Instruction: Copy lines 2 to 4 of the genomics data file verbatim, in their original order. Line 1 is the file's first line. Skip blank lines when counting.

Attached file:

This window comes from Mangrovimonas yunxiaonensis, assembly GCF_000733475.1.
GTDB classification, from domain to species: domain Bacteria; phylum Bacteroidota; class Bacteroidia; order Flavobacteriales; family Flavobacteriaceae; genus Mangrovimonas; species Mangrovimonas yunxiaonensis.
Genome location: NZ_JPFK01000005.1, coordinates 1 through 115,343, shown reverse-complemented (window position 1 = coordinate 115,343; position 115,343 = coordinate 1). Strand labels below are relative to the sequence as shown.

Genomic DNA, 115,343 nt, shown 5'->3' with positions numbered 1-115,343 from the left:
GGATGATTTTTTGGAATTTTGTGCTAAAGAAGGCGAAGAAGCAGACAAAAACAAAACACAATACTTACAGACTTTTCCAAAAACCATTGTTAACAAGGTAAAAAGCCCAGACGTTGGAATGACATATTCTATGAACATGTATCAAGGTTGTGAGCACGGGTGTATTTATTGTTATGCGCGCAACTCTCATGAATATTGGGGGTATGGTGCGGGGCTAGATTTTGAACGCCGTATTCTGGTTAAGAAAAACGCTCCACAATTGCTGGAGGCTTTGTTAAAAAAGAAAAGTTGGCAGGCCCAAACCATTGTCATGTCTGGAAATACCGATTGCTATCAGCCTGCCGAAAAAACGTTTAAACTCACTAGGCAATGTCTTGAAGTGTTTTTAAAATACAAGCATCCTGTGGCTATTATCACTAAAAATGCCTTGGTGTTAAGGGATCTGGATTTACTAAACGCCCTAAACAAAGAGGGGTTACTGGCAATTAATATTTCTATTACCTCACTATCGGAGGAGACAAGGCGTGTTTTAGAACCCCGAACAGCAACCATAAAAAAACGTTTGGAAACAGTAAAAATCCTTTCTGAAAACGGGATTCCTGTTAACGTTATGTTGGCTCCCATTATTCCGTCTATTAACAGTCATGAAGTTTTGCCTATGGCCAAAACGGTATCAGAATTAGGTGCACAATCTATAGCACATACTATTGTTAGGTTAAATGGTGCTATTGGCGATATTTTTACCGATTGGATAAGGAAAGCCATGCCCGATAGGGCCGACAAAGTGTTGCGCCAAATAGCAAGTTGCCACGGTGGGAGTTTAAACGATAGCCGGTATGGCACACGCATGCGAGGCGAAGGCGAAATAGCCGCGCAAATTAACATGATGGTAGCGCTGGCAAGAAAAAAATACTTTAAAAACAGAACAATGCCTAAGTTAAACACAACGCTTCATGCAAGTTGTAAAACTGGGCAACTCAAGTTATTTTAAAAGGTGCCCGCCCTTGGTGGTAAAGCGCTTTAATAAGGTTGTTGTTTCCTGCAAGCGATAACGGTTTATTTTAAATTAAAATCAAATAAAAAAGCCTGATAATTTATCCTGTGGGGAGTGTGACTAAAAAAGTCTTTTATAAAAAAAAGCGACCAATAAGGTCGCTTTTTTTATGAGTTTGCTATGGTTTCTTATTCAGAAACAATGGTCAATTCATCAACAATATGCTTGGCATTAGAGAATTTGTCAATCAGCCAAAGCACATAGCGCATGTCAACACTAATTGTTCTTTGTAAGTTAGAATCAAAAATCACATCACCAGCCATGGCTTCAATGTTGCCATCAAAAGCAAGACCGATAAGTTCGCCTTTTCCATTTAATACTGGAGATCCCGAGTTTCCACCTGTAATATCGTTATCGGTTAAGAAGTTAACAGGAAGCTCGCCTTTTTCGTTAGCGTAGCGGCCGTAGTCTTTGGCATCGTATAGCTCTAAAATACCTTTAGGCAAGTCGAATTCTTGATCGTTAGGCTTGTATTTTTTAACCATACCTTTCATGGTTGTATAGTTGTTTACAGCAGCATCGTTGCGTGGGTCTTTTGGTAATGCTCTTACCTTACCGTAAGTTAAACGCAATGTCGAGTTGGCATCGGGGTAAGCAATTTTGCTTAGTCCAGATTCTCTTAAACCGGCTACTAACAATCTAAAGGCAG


GTDB classification, from domain to species: domain Bacteria; phylum Bacteroidota; class Bacteroidia; order Flavobacteriales; family Flavobacteriaceae; genus Mangrovimonas; species Mangrovimonas yunxiaonensis.
Genome location: NZ_JPFK01000005.1, coordinates 1 through 115,343, shown reverse-complemented (window position 1 = coordinate 115,343; position 115,343 = coordinate 1). Strand labels below are relative to the sequence as shown.

Genomic DNA, 115,343 nt, shown 5'->3' with positions numbered 1-115,343 from the left: